sky2 eth0: transmit ring 60 .. 37 report=60 done=60
sky2 hardware hung? flushing

When I pulled the cable and plugged it in again, the kernel even oops’ed.

The macs have a Marvel Yukon ethernet chipset. This is what lspci has to tell us: 01:00.0 Ethernet controller: Marvell Technology Group Ltd. 88E8053 PCI-E Gigabit Ethernet Controller (rev 22). The driver to use in the kernel config is “SysKonnect Yukon2 support (EXPERIMENTAL)” (CONFIG_SKY2)

I guess the EXPERIMENTAL tag is warranted for once.

The good news is, that this problem is fixable. The bad news is: It’s tricky to do.

Basically, you have to update the driver with the version that is in the repository of what’s going to be kernel 2.6.19

Getting a current version of sky.c and sky.h is not that difficult. Unfortunately though, the new driver won’t compile with the current 2.6.18 kernel (and upgrading to a pre-rc is out of the question – even more so considering the ton of stuff going into 2.6.19).

So first, we have to patch in this changeset to make the current release of sky compile.

Put the patch to /usr/src/linux and patch with patch -p1

Then fetch the current revision of sky2.c and sky2.h and overwrite the existing files. I used the web interface to git for that as I have no idea how the command line tools work.

Recompile the thing and reboot.

For me, this fixed the problem with the sky2 driver: The machine in question is now running for a whole week without any networking lockups – despite heavy network load at times.

While happy to see this fixed, my statement about not buying too new hardware (posting number 6 here on – ages ago) if you intend to use Linux on it seems to continue to apply.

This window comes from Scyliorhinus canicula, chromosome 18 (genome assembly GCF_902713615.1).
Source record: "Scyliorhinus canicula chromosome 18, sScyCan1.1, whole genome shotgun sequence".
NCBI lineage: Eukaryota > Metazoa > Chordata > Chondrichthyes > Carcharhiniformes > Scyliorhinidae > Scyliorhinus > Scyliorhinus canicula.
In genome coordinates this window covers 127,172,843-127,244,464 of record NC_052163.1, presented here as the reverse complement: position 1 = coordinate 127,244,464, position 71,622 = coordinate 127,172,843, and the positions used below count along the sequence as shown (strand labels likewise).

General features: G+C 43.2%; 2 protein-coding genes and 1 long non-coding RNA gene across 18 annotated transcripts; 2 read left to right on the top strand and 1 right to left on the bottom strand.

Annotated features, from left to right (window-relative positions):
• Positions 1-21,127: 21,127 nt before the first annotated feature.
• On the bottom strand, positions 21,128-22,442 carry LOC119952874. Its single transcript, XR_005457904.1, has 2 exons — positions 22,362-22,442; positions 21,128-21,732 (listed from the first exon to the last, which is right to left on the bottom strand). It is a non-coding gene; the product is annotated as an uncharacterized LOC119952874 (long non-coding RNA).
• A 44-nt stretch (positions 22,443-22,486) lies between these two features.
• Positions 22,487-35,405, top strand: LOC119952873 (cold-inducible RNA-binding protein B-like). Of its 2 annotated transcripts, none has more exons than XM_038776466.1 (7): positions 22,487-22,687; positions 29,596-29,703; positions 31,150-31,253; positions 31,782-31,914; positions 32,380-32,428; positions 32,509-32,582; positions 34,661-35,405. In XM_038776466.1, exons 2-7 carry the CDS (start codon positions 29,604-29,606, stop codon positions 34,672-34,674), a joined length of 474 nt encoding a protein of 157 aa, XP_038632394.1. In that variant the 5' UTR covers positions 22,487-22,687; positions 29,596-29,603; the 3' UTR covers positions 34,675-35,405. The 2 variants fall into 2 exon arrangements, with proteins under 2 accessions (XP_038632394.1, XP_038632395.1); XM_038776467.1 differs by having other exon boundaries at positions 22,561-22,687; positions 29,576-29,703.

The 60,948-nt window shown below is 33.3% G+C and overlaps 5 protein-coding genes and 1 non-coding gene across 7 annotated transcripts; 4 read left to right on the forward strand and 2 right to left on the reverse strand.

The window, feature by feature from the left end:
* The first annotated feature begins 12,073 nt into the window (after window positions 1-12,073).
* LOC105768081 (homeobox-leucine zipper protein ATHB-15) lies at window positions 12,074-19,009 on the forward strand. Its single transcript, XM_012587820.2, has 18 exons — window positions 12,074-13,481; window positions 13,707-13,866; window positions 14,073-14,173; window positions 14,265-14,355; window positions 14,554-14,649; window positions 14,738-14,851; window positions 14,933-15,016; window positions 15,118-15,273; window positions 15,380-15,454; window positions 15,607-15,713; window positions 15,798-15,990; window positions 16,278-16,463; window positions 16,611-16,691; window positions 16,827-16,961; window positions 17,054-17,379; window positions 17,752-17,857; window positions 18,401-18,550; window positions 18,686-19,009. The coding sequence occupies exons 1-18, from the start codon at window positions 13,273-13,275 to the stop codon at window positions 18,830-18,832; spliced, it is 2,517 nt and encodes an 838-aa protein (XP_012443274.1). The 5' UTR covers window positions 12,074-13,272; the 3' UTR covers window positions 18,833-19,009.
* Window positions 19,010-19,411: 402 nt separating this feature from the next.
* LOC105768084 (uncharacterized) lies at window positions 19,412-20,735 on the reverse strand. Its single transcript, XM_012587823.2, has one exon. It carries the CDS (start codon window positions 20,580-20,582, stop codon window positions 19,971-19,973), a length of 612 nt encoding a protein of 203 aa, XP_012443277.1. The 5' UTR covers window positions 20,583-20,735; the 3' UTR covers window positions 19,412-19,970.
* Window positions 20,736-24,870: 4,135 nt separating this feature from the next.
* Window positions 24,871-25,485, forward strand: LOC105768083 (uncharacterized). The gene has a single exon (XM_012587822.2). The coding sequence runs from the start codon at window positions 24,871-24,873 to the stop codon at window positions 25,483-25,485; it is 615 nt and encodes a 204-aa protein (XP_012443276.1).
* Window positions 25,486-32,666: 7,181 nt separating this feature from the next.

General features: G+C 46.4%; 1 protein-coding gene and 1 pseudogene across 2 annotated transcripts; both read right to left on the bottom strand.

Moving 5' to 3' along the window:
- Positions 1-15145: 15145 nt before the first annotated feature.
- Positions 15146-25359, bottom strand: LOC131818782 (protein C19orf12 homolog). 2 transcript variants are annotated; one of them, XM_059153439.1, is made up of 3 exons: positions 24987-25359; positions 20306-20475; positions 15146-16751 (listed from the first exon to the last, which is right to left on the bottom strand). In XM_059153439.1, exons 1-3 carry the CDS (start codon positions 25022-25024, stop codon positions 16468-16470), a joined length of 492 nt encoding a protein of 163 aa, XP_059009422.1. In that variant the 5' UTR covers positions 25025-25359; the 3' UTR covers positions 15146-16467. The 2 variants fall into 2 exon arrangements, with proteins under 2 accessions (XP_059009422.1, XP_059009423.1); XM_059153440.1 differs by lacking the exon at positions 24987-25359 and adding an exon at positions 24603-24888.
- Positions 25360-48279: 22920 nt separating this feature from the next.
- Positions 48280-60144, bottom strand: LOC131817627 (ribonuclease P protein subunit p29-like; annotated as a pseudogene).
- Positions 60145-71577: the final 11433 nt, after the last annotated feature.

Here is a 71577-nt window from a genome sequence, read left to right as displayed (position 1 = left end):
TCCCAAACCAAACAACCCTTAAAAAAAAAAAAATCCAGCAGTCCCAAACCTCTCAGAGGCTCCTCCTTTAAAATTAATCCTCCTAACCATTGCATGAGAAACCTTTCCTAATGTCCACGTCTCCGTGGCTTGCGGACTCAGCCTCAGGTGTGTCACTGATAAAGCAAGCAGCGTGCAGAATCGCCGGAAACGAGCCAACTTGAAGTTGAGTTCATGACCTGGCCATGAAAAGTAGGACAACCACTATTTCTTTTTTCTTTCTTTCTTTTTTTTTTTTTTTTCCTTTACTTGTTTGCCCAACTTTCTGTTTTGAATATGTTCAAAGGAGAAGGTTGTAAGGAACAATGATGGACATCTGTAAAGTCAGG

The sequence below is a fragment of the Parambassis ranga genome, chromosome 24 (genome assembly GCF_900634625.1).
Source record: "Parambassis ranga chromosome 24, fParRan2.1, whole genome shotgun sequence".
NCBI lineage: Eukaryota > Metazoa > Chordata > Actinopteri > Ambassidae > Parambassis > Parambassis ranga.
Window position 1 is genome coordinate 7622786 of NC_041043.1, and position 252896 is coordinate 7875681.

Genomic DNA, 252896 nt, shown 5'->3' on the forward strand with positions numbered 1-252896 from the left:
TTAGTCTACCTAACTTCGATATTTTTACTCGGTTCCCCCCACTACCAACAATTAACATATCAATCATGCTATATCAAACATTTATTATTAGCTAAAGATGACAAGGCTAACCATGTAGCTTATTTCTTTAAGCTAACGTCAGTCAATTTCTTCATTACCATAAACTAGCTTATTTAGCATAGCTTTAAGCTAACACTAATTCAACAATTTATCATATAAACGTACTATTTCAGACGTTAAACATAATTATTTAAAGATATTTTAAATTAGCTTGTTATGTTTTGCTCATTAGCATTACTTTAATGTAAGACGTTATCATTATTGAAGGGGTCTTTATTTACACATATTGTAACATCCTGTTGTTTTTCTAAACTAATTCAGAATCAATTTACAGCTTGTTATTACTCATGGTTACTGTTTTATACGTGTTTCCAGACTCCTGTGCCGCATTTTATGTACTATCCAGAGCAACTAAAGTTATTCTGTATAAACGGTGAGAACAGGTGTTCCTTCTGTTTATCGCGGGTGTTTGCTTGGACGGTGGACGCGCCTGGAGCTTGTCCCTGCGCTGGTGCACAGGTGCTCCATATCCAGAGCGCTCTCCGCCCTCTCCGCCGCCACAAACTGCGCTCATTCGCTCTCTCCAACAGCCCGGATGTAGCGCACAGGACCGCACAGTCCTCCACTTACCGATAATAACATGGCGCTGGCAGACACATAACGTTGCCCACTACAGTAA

Amazing Ubuntu

I must say, I’m amazed how far Ubuntu Linux has come in the last 6 months.

When I tried 5.10 last october, it was nice, but it was still how I experienced Linux ever since I tried it out on the desktop – Flaky: WLAN didn’t work, DVDs didn’t work, Videos didn’t work (well… they did, but audio and video desynched after playing for more than 10 seconds), fonts looked crappy compared to Windows and OS X and suspend and hibernate didn’t work (or rather worked too well – the notebook didn’t come up again after suspending / hibernating).

I know, there were tutorials explaining how to fix some of the problems, but why working through tons of configuration files when I can also just install Windows or OSX and have it work out-of-the box?

Now, yesterday, I installed Ubuntu 6.06 on my Thinkpad T42.

Actually, I tried updating my 5.10 installation, but after doing so, my network didn’t work any longer. And in comparison with Windows and OSX and even Gentoo Linux where the fix is obvious or well documented with useful error messages, I had no chance in fixing it in Ubuntu on short notice.